Who reaches the pinnacle of power in Congress, and why?

Few would dispute the critical role that party leaders play in Congress today. They are intimately involved in every stage of the legislative process. Leaders set the agenda, resolve disagreements over controversial issues, and structure the process to ensure that legislation crafted behind closed doors passes. Leaders also prevent legislators from raising issues on the floor that divide their fellow partisans. For these reasons, party leaders exercise centralized control over the legislative process in Congress, especially in the House of Representatives.

It follows, then, that the elections in which legislators choose their leaders are an essential—perhaps the only—opportunity for them to shape what Congress does in the future. Successful candidates will be in a position to help legislators achieve their goals moving forward. According to this view, identifying the candidates who decide to run for leadership, and determining how legislators select among them are vital to understanding Congress and the decisions it makes.

Yet despite the impact of leadership contests on what happens in Congress, political scientists in recent decades have mostly ignored them. Choosing the Leader: Leadership Elections in the U.S. House of Representatives fills this gap by offering what coauthors Matthew N. Green and Douglas B. Harris call “the first systematic analysis of party leadership elections in Congress since the 1970s.”

Pelosi Versus Hoyer, Gingrich Versus Madigan

Green and Harris (the former is a professor of politics at the Catholic University of America, the latter a professor of political science at Loyola University Baltimore) begin by revisiting the conventional wisdom on House leadership elections: that a single factor like ideology or personal relationships explains the votes that representatives cast in these contests. Rejecting these explanations as insufficient, they hypothesize instead that representatives are more likely to choose a candidate with whom they share a professional connection and who they expect will help them achieve their goals in the future. House members have multiple goals that can be categorized based on electoral, policy, and influence concerns. Green and Harris argue that the salience of any one goal is activated by three interrelated factors: the candidates vying for leadership of the House; the campaigns they wage to win their colleagues’ votes; and the broader context within which the leadership race unfolds.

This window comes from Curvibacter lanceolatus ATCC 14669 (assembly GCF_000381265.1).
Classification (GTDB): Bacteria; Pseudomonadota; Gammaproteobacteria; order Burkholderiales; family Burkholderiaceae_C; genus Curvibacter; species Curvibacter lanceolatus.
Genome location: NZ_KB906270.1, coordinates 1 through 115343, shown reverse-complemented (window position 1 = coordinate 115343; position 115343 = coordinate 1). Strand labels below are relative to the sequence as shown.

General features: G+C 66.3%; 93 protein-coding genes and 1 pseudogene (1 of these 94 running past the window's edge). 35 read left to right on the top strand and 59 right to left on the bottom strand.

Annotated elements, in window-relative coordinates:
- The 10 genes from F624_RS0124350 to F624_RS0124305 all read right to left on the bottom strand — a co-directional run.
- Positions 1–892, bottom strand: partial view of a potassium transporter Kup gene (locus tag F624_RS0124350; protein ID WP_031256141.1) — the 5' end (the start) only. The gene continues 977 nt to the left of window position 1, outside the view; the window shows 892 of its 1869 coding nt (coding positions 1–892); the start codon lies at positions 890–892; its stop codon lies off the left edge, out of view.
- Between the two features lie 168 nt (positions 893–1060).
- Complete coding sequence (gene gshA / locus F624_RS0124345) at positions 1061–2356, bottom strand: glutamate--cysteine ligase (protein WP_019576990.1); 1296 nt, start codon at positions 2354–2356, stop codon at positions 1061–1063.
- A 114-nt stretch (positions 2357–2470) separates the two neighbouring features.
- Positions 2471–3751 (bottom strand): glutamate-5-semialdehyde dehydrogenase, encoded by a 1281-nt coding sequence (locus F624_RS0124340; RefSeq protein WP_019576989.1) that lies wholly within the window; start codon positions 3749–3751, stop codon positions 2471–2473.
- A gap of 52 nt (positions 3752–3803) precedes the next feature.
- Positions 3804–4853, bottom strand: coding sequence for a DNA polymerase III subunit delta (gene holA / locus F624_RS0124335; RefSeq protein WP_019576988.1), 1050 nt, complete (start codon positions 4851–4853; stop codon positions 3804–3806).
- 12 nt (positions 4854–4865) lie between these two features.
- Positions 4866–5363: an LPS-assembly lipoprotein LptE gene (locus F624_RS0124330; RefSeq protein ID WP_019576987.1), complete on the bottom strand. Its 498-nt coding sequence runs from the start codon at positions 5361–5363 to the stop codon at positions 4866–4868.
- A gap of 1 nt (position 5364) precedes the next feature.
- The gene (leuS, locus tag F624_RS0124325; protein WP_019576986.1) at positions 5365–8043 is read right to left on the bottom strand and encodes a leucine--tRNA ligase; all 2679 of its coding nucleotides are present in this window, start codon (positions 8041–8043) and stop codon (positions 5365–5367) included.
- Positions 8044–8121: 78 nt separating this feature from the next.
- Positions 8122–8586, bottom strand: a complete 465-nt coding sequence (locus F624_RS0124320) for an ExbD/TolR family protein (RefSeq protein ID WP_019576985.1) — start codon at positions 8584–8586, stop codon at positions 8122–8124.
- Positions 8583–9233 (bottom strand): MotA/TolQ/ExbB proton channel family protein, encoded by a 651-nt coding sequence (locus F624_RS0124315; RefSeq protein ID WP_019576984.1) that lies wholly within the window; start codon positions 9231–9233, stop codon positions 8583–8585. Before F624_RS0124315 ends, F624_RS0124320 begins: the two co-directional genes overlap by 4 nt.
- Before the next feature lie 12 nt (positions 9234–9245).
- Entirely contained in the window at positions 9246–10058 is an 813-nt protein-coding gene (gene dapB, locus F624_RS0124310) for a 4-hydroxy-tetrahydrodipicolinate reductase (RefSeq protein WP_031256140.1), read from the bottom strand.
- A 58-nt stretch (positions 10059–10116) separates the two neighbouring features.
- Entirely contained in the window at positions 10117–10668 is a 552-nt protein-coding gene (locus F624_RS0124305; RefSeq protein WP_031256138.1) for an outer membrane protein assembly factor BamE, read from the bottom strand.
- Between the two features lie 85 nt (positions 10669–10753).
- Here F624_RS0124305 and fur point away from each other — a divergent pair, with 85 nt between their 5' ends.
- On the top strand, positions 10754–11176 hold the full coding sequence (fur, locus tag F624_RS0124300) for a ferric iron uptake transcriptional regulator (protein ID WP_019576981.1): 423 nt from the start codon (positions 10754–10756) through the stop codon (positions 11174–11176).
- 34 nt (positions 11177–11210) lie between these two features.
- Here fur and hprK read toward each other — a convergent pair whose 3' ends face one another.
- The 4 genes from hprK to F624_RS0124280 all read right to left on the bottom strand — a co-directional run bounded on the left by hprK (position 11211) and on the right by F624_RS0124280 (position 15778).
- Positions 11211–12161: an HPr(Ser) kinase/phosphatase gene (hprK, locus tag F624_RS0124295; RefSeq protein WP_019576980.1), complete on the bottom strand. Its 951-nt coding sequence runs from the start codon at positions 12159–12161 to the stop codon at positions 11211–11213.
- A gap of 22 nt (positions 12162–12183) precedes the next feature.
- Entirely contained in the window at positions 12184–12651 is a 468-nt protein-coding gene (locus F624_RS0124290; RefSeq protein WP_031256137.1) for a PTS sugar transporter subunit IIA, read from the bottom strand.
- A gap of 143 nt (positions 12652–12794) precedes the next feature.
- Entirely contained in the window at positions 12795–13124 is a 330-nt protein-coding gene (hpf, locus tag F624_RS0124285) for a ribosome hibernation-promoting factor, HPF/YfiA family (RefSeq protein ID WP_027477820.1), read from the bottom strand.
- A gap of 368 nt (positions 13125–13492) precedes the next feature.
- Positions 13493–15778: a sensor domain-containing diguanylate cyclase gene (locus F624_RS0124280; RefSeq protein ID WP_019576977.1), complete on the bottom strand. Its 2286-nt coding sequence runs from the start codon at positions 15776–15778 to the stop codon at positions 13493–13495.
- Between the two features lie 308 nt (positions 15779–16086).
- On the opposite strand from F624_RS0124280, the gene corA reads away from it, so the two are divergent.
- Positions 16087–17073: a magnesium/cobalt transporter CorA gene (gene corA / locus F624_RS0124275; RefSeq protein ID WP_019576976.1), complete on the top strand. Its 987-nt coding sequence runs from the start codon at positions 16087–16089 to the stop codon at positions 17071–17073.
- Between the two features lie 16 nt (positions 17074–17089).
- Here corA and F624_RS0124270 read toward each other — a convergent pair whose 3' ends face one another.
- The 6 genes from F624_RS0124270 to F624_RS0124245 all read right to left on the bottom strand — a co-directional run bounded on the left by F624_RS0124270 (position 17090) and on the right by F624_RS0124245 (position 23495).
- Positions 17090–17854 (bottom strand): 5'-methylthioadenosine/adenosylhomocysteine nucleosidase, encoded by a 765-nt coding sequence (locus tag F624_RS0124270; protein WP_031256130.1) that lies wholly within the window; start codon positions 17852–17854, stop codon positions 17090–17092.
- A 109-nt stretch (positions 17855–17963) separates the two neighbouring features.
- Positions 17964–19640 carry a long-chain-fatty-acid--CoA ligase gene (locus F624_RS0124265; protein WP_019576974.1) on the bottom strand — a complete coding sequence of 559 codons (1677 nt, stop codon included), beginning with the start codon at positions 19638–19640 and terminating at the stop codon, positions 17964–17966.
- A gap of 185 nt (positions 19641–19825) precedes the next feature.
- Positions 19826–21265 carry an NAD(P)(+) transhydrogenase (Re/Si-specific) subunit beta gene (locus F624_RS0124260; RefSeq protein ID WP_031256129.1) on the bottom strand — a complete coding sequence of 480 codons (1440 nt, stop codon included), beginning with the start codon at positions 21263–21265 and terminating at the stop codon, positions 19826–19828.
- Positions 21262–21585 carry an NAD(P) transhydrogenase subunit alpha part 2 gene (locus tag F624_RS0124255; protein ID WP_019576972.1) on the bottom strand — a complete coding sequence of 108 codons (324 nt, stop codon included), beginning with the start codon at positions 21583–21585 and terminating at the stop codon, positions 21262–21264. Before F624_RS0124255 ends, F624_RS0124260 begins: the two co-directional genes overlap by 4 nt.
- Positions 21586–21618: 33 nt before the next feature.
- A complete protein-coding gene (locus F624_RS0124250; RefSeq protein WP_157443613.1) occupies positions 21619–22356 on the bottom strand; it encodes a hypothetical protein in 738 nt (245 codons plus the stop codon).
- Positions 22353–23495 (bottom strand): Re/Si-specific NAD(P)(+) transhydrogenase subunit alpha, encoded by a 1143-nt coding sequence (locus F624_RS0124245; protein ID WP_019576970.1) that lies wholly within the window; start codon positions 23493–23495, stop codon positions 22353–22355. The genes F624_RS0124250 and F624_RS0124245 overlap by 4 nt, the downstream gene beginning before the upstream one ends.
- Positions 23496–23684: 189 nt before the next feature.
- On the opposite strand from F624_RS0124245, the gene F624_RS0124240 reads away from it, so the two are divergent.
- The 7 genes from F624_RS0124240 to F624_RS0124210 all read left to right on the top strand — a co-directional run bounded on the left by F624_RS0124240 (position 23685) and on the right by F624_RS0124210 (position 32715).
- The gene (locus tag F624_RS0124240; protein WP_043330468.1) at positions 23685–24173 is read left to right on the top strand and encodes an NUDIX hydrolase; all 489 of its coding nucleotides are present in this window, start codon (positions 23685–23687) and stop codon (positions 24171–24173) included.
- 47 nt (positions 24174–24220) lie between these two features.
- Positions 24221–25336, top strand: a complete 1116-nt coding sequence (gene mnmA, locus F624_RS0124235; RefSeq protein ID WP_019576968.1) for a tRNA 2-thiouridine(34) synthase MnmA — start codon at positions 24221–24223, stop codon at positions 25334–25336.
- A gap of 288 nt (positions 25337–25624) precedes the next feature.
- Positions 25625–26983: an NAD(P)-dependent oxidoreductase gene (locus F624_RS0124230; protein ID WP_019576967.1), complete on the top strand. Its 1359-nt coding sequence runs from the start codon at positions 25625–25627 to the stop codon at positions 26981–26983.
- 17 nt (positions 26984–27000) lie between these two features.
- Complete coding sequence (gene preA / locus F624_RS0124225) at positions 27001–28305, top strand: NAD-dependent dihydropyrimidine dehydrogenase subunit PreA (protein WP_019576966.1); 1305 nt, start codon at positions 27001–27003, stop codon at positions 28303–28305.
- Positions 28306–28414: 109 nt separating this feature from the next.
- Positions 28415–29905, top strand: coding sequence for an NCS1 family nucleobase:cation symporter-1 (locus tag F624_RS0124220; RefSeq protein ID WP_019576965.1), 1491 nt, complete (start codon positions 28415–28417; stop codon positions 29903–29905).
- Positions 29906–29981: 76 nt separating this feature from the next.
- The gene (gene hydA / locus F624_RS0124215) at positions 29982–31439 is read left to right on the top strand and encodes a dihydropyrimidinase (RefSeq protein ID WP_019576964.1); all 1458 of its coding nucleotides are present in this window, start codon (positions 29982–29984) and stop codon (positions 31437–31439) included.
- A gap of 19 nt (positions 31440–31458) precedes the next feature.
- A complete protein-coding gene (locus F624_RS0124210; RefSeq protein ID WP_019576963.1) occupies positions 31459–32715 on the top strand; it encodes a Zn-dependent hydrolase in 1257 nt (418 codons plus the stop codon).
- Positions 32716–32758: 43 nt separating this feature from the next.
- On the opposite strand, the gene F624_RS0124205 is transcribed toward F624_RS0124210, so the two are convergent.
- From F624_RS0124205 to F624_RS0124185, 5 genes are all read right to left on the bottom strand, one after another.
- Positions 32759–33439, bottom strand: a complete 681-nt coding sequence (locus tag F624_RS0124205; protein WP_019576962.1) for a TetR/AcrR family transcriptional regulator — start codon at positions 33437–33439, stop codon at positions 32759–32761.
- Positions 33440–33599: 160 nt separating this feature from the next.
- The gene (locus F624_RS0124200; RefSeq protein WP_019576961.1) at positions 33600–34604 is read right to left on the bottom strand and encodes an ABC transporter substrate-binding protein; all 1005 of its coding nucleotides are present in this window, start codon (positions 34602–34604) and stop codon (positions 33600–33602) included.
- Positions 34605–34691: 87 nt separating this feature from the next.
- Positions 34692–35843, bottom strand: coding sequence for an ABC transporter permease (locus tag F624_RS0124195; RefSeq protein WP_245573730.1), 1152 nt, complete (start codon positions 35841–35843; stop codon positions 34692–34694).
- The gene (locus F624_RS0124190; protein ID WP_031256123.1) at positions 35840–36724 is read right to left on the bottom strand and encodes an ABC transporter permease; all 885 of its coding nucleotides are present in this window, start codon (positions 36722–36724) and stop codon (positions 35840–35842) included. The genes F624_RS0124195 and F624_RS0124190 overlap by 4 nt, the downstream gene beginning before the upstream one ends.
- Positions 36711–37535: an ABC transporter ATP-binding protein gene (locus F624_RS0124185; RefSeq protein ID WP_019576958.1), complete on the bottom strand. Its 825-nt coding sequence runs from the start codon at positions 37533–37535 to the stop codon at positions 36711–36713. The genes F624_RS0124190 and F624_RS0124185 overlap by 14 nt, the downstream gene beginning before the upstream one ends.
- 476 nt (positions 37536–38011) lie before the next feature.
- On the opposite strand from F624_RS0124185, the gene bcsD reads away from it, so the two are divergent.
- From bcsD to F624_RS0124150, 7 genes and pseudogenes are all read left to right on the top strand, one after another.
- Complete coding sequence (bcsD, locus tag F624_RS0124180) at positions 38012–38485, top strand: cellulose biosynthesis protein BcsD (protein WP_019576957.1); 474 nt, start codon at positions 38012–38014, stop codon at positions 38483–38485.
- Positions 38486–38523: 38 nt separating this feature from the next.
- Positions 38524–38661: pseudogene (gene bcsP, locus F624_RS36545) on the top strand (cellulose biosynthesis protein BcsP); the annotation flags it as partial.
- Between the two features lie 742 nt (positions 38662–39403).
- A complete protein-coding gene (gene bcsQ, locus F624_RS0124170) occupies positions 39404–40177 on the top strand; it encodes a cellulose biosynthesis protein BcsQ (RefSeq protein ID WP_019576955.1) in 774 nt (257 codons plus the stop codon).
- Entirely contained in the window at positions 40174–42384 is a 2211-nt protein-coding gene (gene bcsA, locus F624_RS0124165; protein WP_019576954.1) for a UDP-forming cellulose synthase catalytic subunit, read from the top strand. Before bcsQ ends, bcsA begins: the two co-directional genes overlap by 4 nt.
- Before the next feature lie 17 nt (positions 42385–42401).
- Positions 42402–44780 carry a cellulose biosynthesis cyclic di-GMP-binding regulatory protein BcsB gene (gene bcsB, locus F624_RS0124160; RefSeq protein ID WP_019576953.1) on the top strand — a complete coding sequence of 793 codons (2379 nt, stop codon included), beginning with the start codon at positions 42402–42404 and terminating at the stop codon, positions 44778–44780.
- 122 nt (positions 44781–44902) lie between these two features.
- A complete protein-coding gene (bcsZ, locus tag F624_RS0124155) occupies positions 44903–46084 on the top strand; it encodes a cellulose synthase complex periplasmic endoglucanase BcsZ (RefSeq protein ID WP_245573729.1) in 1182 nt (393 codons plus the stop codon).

The authors test their theory using data gleaned from 14 House leadership elections held between 1965 and 2013. They find that professional connections developed during shared service in the same state delegation or on the same committee increased the likelihood, on average, that a representative would vote for a candidate by 27 percent and 13 percent, respectively. This analysis also reveals that some combination of members’ goals helped to determine vote choice in every contest examined, depending on its candidates, their campaigns, and the race’s context.

For example, professional connections and representatives’ goals explain the votes cast in the 2001 contest for minority whip between Nancy Pelosi (D-Calif.) and Steny Hoyer (D-Md.), say  Green and Harris. Pelosi’s fellow Democrats in the sizable California delegation and those who served with her on the Intelligence Committee were 40 percent and 34 percent more likely, respectively, to back her over Hoyer. Of the policy and electoral goals that were salient in this particular contest, ideology and campaign contributions helped House Democrats decide which candidate to back. Conservative Democrats were more likely to back Hoyer over Pelosi. And campaign contributions were an important indicator of support for both candidates.

As in the Pelosi-Hoyer contest, no single factor accounted for Republicans’ choice in the 1989 race for minority whip between Newt Gingrich (R-Ga.) and Ed Madigan (R-Ill.). Yet unlike in the Democrats’ election, Green and Harris demonstrate that ideology was not one of the primary goals that helped House Republicans choose between Gingrich and Madigan. More important was the preference of younger Republicans for Gingrich’s more confrontational approach to dealing with the Democratic majority. In contrast, older Republicans, many of whom held powerful positions on committees in the House, preferred Madigan’s more accommodating approach to achieve their goals.